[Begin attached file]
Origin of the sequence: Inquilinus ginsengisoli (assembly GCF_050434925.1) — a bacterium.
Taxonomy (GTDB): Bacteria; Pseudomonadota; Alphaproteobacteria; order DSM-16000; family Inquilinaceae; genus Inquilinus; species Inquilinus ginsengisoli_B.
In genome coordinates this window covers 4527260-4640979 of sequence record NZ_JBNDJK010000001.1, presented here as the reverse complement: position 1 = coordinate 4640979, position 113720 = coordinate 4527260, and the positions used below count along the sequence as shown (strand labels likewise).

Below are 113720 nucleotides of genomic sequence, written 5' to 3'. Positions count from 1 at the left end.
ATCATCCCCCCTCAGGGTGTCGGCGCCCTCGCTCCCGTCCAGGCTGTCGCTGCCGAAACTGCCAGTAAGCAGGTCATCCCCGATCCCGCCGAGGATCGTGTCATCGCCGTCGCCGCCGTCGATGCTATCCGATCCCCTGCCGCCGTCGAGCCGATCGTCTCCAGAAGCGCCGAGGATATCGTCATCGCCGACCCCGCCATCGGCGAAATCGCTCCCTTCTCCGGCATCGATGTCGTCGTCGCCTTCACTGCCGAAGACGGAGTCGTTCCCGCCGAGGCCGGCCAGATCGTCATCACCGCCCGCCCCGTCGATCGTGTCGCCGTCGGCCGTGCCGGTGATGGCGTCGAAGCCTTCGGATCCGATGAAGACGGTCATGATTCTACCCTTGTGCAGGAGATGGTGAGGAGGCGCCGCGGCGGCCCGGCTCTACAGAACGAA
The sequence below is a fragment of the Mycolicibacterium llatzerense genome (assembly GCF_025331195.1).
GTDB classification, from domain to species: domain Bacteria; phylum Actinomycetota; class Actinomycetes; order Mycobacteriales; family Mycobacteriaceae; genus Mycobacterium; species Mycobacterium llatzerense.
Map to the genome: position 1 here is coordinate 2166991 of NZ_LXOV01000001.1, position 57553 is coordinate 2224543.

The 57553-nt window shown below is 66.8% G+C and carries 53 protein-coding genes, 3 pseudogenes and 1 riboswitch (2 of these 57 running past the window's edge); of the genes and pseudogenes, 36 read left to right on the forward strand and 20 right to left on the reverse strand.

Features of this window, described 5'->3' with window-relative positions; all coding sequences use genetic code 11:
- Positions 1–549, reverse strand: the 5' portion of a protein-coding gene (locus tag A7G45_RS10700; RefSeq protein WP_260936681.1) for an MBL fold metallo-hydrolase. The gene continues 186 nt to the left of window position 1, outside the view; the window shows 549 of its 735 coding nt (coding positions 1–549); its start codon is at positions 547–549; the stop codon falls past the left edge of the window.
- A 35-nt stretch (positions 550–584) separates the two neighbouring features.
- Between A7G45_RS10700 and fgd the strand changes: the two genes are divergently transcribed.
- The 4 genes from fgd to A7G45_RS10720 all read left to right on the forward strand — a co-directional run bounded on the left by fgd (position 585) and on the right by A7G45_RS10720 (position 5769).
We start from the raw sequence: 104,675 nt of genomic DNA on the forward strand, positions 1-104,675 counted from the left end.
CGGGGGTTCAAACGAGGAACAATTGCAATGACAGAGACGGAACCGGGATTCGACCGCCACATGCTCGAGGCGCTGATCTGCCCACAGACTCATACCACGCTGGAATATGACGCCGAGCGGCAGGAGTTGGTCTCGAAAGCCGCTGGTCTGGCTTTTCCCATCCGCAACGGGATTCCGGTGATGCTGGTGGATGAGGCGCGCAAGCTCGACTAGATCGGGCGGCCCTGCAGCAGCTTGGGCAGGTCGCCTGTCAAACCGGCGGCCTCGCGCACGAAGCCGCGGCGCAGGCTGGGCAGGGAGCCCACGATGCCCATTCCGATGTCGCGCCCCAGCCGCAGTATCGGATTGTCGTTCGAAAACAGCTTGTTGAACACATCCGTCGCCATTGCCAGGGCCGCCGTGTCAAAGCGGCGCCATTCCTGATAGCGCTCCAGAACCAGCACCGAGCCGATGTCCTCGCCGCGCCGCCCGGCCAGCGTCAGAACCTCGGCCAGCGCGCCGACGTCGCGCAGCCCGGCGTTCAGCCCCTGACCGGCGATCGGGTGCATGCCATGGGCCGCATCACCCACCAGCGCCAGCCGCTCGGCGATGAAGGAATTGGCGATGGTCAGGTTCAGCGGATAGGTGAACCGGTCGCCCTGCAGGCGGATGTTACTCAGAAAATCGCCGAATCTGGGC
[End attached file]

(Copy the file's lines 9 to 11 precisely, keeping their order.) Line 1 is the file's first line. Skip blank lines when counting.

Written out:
The 57553-nt window shown below is 66.8% G+C and carries 53 protein-coding genes, 3 pseudogenes and 1 riboswitch (2 of these 57 running past the window's edge); of the genes and pseudogenes, 36 read left to right on the forward strand and 20 right to left on the reverse strand.

Features of this window, described 5'->3' with window-relative positions; all coding sequences use genetic code 11:
- Positions 1–549, reverse strand: the 5' portion of a protein-coding gene (locus tag A7G45_RS10700; RefSeq protein WP_260936681.1) for an MBL fold metallo-hydrolase. The gene continues 186 nt to the left of window position 1, outside the view; the window shows 549 of its 735 coding nt (coding positions 1–549); its start codon is at positions 547–549; the stop codon falls past the left edge of the window.